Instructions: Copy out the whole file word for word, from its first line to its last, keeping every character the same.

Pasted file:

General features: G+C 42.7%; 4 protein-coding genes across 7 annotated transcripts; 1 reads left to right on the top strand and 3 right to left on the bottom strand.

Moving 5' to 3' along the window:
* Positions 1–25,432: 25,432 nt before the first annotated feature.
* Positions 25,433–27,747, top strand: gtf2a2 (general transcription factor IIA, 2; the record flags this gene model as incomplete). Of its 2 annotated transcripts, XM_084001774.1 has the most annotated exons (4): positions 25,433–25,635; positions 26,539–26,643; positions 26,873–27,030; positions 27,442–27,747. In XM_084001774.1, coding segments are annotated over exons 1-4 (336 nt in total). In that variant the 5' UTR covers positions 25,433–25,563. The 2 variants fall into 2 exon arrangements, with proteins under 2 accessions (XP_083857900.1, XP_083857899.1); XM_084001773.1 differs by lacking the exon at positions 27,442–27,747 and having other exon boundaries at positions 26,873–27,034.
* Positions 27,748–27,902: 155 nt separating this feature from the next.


General features: G+C 42.7%; 4 protein-coding genes across 7 annotated transcripts; 1 reads left to right on the top strand and 3 right to left on the bottom strand.

Moving 5' to 3' along the window:
* Positions 1–25,432: 25,432 nt before the first annotated feature.
* Positions 25,433–27,747, top strand: gtf2a2 (general transcription factor IIA, 2; the record flags this gene model as incomplete). Of its 2 annotated transcripts, XM_084001774.1 has the most annotated exons (4): positions 25,433–25,635; positions 26,539–26,643; positions 26,873–27,030; positions 27,442–27,747. In XM_084001774.1, coding segments are annotated over exons 1-4 (336 nt in total). In that variant the 5' UTR covers positions 25,433–25,563. The 2 variants fall into 2 exon arrangements, with proteins under 2 accessions (XP_083857900.1, XP_083857899.1); XM_084001773.1 differs by lacking the exon at positions 27,442–27,747 and having other exon boundaries at positions 26,873–27,034.
* Positions 27,748–27,902: 155 nt separating this feature from the next.